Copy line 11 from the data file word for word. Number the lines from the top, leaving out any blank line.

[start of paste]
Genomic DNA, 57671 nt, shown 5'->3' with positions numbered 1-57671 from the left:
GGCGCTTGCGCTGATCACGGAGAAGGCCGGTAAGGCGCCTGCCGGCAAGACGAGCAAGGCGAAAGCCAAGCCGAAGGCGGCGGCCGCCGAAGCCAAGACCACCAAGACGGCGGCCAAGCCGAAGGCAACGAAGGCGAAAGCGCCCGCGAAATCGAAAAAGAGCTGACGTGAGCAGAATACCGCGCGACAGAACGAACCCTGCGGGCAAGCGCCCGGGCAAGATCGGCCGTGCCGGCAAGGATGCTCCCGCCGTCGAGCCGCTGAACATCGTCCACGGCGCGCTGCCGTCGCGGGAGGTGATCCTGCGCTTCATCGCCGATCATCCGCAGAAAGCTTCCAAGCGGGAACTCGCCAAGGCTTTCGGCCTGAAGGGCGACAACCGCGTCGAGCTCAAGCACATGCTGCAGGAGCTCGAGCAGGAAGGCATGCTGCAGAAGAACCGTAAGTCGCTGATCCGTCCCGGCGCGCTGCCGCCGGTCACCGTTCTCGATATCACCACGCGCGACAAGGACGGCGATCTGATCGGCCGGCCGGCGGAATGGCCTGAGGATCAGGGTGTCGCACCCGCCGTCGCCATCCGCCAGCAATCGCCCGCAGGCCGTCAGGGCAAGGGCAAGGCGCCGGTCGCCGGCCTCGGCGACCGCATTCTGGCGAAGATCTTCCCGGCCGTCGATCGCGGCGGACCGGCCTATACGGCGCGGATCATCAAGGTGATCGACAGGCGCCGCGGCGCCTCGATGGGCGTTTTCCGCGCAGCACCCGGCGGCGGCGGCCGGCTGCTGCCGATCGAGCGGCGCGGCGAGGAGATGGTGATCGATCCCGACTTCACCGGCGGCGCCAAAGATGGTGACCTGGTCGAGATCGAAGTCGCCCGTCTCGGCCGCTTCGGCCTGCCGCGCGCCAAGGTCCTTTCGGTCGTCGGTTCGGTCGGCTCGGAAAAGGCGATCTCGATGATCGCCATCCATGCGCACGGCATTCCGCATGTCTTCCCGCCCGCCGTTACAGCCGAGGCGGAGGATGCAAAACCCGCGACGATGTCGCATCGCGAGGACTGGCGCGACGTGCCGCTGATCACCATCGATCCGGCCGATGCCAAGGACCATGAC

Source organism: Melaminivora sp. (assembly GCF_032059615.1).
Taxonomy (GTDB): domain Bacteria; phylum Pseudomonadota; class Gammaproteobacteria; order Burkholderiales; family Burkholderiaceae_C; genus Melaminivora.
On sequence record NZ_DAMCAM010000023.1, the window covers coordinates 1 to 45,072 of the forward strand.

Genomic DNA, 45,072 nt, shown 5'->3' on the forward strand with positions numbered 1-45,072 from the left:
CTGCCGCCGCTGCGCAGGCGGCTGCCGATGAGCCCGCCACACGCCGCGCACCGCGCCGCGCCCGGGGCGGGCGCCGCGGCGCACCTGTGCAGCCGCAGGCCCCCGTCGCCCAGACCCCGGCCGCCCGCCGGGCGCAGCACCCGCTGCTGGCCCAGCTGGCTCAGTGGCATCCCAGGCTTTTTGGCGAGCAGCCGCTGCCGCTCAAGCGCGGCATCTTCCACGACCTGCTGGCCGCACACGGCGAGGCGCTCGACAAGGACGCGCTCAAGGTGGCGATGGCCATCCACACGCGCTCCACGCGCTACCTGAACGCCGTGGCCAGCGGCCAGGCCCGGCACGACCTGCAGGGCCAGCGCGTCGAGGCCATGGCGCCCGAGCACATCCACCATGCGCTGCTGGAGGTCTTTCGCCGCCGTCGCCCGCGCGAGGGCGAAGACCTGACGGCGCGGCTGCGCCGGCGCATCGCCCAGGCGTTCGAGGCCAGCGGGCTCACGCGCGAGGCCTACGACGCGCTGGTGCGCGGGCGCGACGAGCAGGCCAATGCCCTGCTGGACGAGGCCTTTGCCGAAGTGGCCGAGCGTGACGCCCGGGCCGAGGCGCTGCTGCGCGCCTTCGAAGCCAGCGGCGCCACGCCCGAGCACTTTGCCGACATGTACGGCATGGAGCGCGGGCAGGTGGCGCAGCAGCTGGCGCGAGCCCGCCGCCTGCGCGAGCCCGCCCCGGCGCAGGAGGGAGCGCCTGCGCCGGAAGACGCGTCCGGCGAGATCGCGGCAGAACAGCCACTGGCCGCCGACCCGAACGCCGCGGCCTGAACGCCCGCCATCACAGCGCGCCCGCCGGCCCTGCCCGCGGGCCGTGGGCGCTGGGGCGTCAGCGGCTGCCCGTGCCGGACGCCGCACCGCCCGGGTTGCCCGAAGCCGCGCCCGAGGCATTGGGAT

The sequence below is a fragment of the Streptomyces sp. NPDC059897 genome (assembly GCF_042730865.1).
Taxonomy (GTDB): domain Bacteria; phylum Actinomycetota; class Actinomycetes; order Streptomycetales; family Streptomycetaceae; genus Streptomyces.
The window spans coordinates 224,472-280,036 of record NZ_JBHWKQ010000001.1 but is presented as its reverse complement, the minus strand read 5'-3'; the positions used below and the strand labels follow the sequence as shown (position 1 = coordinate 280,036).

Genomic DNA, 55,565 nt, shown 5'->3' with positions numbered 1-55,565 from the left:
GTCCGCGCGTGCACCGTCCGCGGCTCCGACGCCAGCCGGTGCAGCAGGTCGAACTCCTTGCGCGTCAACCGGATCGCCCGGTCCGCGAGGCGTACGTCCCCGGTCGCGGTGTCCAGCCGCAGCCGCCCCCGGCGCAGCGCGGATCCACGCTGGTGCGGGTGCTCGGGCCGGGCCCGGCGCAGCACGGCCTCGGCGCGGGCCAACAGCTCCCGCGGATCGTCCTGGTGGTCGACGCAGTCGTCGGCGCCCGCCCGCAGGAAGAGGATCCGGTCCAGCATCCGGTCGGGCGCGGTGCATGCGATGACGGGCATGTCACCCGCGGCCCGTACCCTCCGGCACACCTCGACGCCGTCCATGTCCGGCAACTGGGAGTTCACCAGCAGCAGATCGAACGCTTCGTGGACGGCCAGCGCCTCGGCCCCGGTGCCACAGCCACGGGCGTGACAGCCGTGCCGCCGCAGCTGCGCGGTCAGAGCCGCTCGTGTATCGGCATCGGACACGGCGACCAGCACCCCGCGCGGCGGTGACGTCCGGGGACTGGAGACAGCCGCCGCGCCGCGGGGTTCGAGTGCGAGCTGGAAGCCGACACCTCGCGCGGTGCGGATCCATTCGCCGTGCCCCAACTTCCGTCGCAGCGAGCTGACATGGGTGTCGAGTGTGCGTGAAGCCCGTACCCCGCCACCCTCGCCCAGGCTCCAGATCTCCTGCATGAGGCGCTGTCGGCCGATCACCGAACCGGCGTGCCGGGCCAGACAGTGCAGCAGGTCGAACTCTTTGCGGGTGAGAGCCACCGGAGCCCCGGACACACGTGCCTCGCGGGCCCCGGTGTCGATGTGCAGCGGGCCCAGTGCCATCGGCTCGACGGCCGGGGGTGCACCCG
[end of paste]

Genomic DNA, 55,565 nt, shown 5'->3' with positions numbered 1-55,565 from the left: